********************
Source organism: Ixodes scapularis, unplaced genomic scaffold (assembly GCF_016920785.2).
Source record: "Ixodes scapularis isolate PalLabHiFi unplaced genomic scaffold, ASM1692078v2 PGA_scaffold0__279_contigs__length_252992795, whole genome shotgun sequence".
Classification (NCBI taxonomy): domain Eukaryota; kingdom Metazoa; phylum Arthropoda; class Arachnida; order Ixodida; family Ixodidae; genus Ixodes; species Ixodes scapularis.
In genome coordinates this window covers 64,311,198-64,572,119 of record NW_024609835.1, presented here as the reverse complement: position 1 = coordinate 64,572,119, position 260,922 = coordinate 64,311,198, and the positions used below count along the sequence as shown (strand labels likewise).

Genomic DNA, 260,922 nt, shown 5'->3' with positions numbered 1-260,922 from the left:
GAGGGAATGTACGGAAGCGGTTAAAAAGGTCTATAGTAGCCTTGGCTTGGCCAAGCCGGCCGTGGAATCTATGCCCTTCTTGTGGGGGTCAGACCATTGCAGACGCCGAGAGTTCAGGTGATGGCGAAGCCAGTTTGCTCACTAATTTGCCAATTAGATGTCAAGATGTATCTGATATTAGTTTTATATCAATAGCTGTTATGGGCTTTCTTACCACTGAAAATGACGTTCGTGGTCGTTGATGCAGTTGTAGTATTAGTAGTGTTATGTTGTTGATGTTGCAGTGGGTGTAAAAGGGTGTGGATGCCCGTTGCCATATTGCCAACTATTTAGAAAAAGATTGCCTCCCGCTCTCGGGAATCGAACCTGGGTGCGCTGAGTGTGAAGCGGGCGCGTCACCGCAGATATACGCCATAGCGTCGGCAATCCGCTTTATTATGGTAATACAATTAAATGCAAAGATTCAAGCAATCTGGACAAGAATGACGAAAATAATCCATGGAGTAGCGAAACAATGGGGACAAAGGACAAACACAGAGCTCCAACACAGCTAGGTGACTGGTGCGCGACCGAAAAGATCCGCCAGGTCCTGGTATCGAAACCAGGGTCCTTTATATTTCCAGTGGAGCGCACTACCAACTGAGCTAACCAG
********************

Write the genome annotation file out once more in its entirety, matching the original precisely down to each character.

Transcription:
Source organism: Ixodes scapularis, unplaced genomic scaffold (assembly GCF_016920785.2).
Source record: "Ixodes scapularis isolate PalLabHiFi unplaced genomic scaffold, ASM1692078v2 PGA_scaffold0__279_contigs__length_252992795, whole genome shotgun sequence".
Classification (NCBI taxonomy): domain Eukaryota; kingdom Metazoa; phylum Arthropoda; class Arachnida; order Ixodida; family Ixodidae; genus Ixodes; species Ixodes scapularis.
In genome coordinates this window covers 64,311,198-64,572,119 of record NW_024609835.1, presented here as the reverse complement: position 1 = coordinate 64,572,119, position 260,922 = coordinate 64,311,198, and the positions used below count along the sequence as shown (strand labels likewise).

Genomic DNA, 260,922 nt, shown 5'->3' with positions numbered 1-260,922 from the left:
GAGGGAATGTACGGAAGCGGTTAAAAAGGTCTATAGTAGCCTTGGCTTGGCCAAGCCGGCCGTGGAATCTATGCCCTTCTTGTGGGGGTCAGACCATTGCAGACGCCGAGAGTTCAGGTGATGGCGAAGCCAGTTTGCTCACTAATTTGCCAATTAGATGTCAAGATGTATCTGATATTAGTTTTATATCAATAGCTGTTATGGGCTTTCTTACCACTGAAAATGACGTTCGTGGTCGTTGATGCAGTTGTAGTATTAGTAGTGTTATGTTGTTGATGTTGCAGTGGGTGTAAAAGGGTGTGGATGCCCGTTGCCATATTGCCAACTATTTAGAAAAAGATTGCCTCCCGCTCTCGGGAATCGAACCTGGGTGCGCTGAGTGTGAAGCGGGCGCGTCACCGCAGATATACGCCATAGCGTCGGCAATCCGCTTTATTATGGTAATACAATTAAATGCAAAGATTCAAGCAATCTGGACAAGAATGACGAAAATAATCCATGGAGTAGCGAAACAATGGGGACAAAGGACAAACACAGAGCTCCAACACAGCTAGGTGACTGGTGCGCGACCGAAAAGATCCGCCAGGTCCTGGTATCGAAACCAGGGTCCTTTATATTTCCAGTGGAGCGCACTACCAACTGAGCTAACCAG